(Speech, with minor edits, delivered at Philcon, Saturday November 17. 2018)
First of all, thank you to the committee for inviting me here. It is an honor and a pleasure. And while I’m required to say something like that out of courtesy, as it happens, I also mean it. While I do use words to lie for a living, a subject we’ll be coming back to, I do so in order to lay truth before the reader. So please believe me when I say that being here really is a pleasure, and an honor.
Before I get into the meat the subject—or some other protein for you vegetarians out there—I want to preface this by saying that from here on a lot of this will be aimed mostly at writers, at people who are working on this stuff. But I believe that reading is unlike sausage and law: knowing something of how it happens, about what works and what doesn’t and why, makes reading a more rewarding experience, and so hearing about it will be interesting. If, after I get into things, you discover that you don’t agree with me, please try to snore quietly.
Historian Gordon Wood, in his outstanding work, The Radicalism of the American Revolution, traces the changes in thinking of Americans from before the signing of the Declaration of Independence to some time after the ratification of the Constitution. It was a remarkable time for thought, because whenever there are vast social upheavals, these upheavals always generate changes in people’s thinking—sometimes astonishingly broad changes in a very short time. These changes in thinking can generate further upheavals. Carried to an extreme, this results in social revolution, producing another step toward human equality, or counter-revolution, another step back from it. I don’t think I’m at risk of embarrassing myself if I point out that we’re living in such a time right now.
One of the ways in which the thinking of many Americans changed—starting with the propertied classes, mostly white and exclusively male, many of whom were slave owners—and on down to the propertyless, the poor, the toilers—was a replacement of Republicanism in favor of Democracy as a goal to strive for. That is, whatever was inscribed in the Constitution, Democracy became more and more the accepted model for society, in history books, tavern conversations, wisdom to be passed on to one’s children. In other words, a virtuous society came to be seen less as one with virtuous leaders who made the important decisions than as one with a virtuous populace who were all responsible for those decisions.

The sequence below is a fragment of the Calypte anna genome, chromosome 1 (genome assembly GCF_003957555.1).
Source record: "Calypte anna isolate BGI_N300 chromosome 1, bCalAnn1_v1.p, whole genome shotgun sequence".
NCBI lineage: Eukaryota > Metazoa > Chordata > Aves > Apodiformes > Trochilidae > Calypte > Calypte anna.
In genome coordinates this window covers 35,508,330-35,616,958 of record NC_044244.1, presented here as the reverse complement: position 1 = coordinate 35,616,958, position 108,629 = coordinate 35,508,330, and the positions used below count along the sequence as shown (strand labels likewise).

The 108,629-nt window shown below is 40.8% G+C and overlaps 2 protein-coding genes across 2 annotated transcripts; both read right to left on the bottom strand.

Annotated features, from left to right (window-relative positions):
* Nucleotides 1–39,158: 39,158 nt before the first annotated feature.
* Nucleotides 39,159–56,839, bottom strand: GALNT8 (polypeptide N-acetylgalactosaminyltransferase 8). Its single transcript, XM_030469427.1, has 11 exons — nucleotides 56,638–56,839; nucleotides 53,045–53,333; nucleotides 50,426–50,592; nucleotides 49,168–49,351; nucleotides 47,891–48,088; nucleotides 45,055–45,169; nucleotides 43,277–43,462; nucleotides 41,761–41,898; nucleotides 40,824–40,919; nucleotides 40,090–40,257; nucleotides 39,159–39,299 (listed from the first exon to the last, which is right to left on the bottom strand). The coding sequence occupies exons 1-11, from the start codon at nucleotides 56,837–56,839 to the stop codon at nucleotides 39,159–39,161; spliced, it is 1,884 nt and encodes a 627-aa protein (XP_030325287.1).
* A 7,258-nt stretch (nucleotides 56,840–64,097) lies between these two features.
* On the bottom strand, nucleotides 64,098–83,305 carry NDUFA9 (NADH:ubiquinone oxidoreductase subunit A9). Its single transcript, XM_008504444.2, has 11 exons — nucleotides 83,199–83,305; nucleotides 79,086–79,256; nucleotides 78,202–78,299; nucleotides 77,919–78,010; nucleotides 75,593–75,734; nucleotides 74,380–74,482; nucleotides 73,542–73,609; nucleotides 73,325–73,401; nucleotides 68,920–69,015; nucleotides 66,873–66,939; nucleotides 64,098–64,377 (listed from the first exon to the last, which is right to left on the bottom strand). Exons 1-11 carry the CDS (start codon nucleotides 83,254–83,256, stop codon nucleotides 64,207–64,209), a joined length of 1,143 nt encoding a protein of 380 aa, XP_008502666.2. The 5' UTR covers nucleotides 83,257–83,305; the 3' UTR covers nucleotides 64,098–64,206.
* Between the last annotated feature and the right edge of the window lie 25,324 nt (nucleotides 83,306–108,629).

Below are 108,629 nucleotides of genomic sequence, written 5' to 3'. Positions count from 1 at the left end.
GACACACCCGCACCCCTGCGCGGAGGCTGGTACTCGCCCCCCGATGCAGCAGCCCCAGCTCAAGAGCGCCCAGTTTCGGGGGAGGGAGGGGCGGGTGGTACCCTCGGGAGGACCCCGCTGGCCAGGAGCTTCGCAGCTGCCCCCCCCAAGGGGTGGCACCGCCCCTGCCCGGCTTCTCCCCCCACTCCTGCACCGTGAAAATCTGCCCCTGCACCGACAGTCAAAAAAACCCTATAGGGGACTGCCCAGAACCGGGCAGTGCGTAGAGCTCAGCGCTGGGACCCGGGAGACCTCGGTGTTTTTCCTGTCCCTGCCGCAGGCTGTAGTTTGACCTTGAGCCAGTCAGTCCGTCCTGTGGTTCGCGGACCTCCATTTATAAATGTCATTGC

The consequences of this change, happening within a couple of generations, are vast, but there is one in particular I want to talk about. The rejection of Republicanism in favor of Democracy was reflected, not only in politics, but in the realm of thought. That is to say, Americans became suspicious of experts, and suspicious of the well-educated, and became convinced that anyone’s opinion is as good as another’s. Here we have the origin of what we’ve all noticed: a broad streak of anti-intellectualism running through American society. The downside, if you will, of democracy. And let me add, so there is no confusion, that I’m a big fan of democracy. But, the way it developed in the US, it does have that downside.
There is a lot of variety in all of this, and degrees. In the most extreme form you have politicians—I won’t name names—who attack opponents for being too smart, a tactic that works often enough that it should frighten us. Other things go along with it, such as the emphasis on personal feelings. That is, “When you make that argument, I feel bad, therefore you must be wrong.” If you listen closely, you will find exactly that method underlying a lot of political opinions you hear.
This development in the thinking of Americans has two effects I want to talk about in relation to fiction: One is a deliberate attempt to write fiction for “the people,” that is, fiction that doesn’t challenge, or at least looks like it doesn’t challenge. Fiction for the common man. The pulps, and the categories of fiction that emerged from them, such as our own fields. This is one of the things that has led to the bizarre notion that there are two sorts of fiction: literature for the elite, storytelling for the unwashed masses, which has also led to the idea, in some circles, that you can tell how good a book is by where it’s shelved in the bookstore. Others have spoken at length, and better than I could, about the effects of this stupid and artificial separation of fiction, and how it has hurt, and arguably occasionally helped, the creation of good writing. The other effect—and this, too, has had a profound effect on fiction—is a broad contempt for philosophy, the ultimate, perfect target for the anti-intellectual.